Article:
GARBAGE COLLECTION TAKES ON NEW IMAGE
Trash Taxi stresses clean and dependable service trucks.
Troy -- When Curtis Agius starts talking trash, people don't cover their ears, they listen. That's because Agius, who jumped into the trash collection business just 24 months ago, says his business is booming -- he started with two trucks, and now numbers seven and eight, at $140,000 each, are on the way.
Agius says the brilliant decorating he does on each new vehicle is the key to his successful image. "I call my company Trash Taxi," he says, "because the trucks are yellow with chrome and checkers and have taxicab lights on top. It puts a prettier face on garbage. We've had an incredible response." Agius even paraded one of the Trash Taxi's eye-catching vehicles in the last Dream Cruise.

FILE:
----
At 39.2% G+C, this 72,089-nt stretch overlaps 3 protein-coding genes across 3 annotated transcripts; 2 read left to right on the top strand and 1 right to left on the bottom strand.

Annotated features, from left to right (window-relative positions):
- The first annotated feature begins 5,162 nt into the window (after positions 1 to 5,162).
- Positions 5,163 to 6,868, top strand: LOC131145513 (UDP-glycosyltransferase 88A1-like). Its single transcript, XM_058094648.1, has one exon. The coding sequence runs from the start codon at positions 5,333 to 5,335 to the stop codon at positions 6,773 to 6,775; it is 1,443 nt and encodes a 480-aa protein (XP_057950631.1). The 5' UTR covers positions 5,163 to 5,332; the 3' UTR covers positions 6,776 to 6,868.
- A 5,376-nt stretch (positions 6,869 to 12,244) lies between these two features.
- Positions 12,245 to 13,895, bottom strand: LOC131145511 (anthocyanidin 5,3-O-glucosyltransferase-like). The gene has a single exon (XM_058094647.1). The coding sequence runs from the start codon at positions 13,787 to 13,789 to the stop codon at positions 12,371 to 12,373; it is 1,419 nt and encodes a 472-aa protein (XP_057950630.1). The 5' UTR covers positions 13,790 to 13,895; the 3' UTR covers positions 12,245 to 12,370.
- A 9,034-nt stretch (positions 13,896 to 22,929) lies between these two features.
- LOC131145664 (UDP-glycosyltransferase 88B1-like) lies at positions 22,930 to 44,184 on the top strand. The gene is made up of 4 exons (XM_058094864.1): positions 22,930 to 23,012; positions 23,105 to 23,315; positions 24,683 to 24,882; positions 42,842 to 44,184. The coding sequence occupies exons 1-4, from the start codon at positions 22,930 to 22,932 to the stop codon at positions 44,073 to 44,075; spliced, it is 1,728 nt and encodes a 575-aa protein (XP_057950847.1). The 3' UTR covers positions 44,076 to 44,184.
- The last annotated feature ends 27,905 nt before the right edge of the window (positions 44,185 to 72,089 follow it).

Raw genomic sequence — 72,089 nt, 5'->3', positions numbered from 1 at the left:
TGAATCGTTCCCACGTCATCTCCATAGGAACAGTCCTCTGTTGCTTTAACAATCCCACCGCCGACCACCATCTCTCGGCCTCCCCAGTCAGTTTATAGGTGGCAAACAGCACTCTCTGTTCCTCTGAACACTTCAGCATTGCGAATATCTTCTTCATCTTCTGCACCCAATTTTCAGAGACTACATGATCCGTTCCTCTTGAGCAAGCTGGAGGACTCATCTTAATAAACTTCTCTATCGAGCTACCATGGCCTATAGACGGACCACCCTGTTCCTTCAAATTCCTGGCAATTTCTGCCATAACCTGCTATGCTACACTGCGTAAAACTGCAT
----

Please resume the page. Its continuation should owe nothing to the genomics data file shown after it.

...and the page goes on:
"We drive through subdivisions, kids just come out... to look at them," he says. "Most people say they are too pretty to use for garbage." Trash Taxi operates within 50 miles of it's Troy base; 60 percents of its business is "roll-offs" - parking and then picking up dumpsters; 30 percent is "front loads" that go right into the truck. The company is expanding into recycling and hopes to start residential pick-up in January. Agius said his secret weapon is clean, dependable service. His drivers are former firefighters.
How you treat people and equipment are very importance," he says. "I see big-shoe garbage companies with trillions of dollars of equipment, but they just get beat. I've had to call other companies to clean up around where my Dumpsters are because it makes me look bad. Our trucks are clean, our drivers are clean, their clothes are clean. I want to be the cleanest garbage man there was.
Agius, self-employed since age 19, says he's not interested in empires. When you get huge you lose contact with the customer; that is how the big boys fall," he says. "I would like to be a ma and pa shop with a hundred trucks. The big guys have thousands."